Local

What to expect from the MBTA’s fall service changes

"As the economy has been reopening...we’re trying to bring back service in different ways to accommodate different travel patterns."

The number 28 MBTA Bus moving through Mattapan Square, along Blue Hill Avenue. (Jonathan Wiggs/Globe Staff)

Commuters relying on the MBTA will notice some changes to bus and subway service this fall — including a free fare route.

Since the pandemic, ridership needs have been consistently shifting and the MBTA has seasonally reevaluated trends. Ridership dropped so significantly when COVID-19 hit, that a big part of each change involves getting more of the pre-pandemic service back online, as well as fixing and editing where needed. With the fall changes, the MBTA will be operating at 93% of pre-pandemic service.

On Thursday, MBTA staff shared details about changes and the thought process behind them. Commuter rail and ferry service will remain the same as the summer schedule for now, though changes may come later in the fall and winter, but bus and subway service are impacted this fall.

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Kat Benesh, MBTA chief of operations strategy, said the MBTA made an effort to maintain service where it was most needed throughout the pandemic, and will continue trying to meet increasing need.

“While we were reducing service…we were also reallocating it…making sure we were putting service where we had the highest most durable ridership, which often overlaps with our most transit critical populations,” she said. “As the economy has been reopening…we’re trying to bring back service in different ways to accommodate different travel patterns. …When we bring service back, when we’re finally back at 100% of pre-COVID service hours…the system will look different and I think that’s because we’ve learned about who and how folks rely on transit.”

At the public meeting, a number of community members expressed disappointment that the 55 bus schedule was not expanding back to pre-pandemic hours to accommodate commuters (service is currently limited to midday only). Benesh described a number of challenges to getting back to 100%, namely that the MBTA simply doesn’t have enough vehicle operators, mainly due to COVID-19’s impact on hiring. Staff said they will continue to evaluate needs.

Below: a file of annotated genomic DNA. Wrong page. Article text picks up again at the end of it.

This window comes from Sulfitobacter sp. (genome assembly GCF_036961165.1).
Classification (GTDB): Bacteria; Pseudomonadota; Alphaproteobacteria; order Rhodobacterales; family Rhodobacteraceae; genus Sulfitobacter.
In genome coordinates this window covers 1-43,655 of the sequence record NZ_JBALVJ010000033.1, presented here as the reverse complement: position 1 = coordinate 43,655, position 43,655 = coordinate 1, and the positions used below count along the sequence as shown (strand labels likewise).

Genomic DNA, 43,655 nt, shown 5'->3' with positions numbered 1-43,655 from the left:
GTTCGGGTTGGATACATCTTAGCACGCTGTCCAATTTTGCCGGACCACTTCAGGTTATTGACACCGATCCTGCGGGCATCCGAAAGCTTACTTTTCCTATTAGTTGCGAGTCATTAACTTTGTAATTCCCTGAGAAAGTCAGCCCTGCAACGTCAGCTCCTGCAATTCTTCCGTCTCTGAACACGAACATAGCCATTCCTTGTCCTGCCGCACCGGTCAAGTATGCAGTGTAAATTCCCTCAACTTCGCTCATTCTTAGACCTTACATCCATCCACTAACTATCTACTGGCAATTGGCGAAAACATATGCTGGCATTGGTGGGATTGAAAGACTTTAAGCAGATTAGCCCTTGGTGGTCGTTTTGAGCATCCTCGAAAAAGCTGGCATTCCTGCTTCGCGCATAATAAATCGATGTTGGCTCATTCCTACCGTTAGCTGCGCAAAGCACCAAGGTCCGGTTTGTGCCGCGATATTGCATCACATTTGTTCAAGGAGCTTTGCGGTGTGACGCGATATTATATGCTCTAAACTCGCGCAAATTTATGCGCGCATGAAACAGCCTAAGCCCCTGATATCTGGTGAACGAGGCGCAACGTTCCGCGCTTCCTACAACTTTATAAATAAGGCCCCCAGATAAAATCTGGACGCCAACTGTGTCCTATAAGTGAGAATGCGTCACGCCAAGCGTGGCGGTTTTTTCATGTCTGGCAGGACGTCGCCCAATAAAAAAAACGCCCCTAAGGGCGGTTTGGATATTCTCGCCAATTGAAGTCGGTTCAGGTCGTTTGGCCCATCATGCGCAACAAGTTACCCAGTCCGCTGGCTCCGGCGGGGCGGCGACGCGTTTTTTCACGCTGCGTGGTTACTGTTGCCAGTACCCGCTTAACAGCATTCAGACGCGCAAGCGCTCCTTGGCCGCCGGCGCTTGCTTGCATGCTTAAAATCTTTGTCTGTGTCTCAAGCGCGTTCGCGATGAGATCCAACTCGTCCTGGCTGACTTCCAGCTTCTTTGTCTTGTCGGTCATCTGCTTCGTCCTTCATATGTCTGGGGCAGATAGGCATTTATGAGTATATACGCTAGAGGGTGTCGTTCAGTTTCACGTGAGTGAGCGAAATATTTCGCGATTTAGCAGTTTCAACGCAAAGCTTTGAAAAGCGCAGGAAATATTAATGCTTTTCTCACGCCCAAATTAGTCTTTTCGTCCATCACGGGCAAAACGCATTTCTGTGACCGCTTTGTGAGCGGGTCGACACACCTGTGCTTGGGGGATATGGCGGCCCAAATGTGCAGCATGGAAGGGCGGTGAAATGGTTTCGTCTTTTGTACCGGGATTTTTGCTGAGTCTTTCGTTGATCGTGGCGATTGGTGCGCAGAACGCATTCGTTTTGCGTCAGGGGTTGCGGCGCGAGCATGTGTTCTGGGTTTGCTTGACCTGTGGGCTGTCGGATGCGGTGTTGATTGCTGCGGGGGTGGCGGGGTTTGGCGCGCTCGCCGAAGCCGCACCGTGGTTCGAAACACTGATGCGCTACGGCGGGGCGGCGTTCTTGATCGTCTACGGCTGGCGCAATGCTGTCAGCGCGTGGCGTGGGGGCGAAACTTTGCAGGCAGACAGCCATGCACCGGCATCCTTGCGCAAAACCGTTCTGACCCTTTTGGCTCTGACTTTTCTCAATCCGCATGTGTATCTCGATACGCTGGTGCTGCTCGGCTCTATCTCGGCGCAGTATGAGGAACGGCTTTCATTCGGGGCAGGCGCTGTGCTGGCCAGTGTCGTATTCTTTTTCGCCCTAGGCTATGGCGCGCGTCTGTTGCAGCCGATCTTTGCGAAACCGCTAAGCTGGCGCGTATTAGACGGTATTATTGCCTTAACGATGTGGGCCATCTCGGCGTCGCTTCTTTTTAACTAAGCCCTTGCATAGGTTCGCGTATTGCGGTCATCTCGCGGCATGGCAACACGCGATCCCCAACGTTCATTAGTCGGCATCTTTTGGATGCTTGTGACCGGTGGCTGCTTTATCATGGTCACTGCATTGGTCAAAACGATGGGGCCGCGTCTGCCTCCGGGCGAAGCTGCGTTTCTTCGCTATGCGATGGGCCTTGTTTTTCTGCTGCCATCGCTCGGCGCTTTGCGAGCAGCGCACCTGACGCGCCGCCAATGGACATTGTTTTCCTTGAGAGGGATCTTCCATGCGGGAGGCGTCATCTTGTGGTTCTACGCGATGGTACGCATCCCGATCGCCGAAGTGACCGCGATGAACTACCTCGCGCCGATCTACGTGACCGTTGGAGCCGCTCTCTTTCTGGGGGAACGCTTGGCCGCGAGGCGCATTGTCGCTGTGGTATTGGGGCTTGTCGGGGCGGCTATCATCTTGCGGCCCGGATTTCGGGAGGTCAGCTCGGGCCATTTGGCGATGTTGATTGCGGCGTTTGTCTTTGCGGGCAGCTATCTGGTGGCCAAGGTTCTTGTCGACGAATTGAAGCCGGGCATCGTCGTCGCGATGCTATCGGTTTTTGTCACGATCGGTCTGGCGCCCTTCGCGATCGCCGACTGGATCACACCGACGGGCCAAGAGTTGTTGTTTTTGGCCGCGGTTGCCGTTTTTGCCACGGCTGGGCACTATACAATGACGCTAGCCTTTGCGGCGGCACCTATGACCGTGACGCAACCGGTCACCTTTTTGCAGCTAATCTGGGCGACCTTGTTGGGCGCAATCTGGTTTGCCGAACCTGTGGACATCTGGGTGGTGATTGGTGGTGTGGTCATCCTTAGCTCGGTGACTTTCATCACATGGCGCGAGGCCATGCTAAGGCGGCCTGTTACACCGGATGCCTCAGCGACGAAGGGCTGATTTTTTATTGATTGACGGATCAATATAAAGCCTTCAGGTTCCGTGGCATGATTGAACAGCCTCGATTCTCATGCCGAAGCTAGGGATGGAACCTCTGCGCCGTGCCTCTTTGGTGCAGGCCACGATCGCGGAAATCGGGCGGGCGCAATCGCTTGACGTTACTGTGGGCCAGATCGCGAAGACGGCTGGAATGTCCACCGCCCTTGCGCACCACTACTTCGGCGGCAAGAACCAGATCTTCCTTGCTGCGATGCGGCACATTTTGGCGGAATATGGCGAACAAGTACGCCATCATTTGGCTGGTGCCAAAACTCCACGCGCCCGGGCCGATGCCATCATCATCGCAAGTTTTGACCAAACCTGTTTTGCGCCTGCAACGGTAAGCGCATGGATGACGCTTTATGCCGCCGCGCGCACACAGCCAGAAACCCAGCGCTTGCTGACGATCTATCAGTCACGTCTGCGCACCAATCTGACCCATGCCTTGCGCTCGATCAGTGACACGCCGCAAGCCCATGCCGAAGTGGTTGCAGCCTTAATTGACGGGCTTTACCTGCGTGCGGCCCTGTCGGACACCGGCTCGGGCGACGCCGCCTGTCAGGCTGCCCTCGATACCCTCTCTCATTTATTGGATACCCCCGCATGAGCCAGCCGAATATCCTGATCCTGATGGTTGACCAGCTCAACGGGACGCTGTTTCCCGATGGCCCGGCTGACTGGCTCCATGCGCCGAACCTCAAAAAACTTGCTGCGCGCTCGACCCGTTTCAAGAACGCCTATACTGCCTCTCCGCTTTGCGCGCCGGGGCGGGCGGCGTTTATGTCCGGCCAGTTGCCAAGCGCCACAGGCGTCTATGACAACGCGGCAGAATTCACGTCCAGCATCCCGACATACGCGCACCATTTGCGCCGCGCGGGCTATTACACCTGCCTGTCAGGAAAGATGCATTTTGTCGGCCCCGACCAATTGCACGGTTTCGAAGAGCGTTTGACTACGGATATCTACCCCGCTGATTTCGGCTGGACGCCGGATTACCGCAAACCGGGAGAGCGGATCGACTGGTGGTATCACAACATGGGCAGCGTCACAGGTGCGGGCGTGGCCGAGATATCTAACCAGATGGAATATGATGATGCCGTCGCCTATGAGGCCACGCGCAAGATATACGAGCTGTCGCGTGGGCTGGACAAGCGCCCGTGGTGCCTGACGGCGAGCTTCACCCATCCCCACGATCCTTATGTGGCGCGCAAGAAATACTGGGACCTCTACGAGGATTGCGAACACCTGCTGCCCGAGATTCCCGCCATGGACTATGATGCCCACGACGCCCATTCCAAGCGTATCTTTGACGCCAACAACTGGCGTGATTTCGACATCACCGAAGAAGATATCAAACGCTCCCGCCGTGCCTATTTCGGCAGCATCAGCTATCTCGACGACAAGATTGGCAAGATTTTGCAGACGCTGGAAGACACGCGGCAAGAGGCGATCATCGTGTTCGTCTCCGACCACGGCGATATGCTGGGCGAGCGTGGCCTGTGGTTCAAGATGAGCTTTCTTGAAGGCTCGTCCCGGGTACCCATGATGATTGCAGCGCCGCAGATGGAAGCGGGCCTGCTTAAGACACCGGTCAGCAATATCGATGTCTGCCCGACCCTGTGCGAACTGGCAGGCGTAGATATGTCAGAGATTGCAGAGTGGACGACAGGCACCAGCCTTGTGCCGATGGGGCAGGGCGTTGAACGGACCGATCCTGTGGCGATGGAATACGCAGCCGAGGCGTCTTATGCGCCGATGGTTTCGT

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At a glance, here are the changes taking effect on Sunday, Aug. 29:

Subway

MBTA subway lines will see either increased frequency or no changes. The Blue Line has already been operating closer to pre-pandemic levels than other lines, given the higher need.

  • Blue Line: Remains every five minutes during peak hours and every eight minutes midday.
  • Red Line: The trunk (main central section) increased from every 5.1 minutes to 4.8 minutes during peak hours, and from every six minutes to five minutes midday.
  • Orange Line: Remains every seven minutes during peak hours and every seven minutes midday.
  • Green Line: The trunk goes from every 3.6 minutes to 2.5 minutes during peaks (subject to change during Green Line Extension testing to begin later this fall), and from every four minutes to three minutes midday.

Bus

Staff noted that bus routes and/or trip times are shifted to accommodate increased commuting in the fall or changing ridership patterns.

  • Routes with increased frequency: 24, 52, 95, 100, 101, 354, 501, SL4
  • Routes with reduced frequency: 11, 91
  • Routes with additional frequency and routing changes: 10, 75
  • Restored routes: 67, 351, 428, 451, 456, 505
  • Routes with routing changes: 36, 214, 216, 350, 411
  • Routes with trip changes: 15, 17, 21, 23, 26, 30, 31, 32, 33, 34, 35, 37, 43, 44, 45, 51, 66, 69, 83, 85, 87, 88, 89, 90, 93, 94, 108, 116, 117, 201, 226, 245, 424, 455, SL2, SL3
  • Routes with routing and trip changes: 71, 73, 74, 77, 78, 96, 426, 429

From Aug. 29 through Nov. 29, the 28 bus route will be free as part of a free fare pilot with the city of Boston. For details on each route, visit the MBTA’s website. Bus schedules will be posted by Aug. 11.

The RIDE

This fall, some RIDE trips will qualify for the local ADA fare of $3.35 per trip, instead of the premium non-ADA fare of $5.60. Trips that qualify for local fare will be automatically applied when booked.

The route 28 free fare pilot applies to the RIDE too: any RIDE that originates and ends with the route’s corridor will be free.

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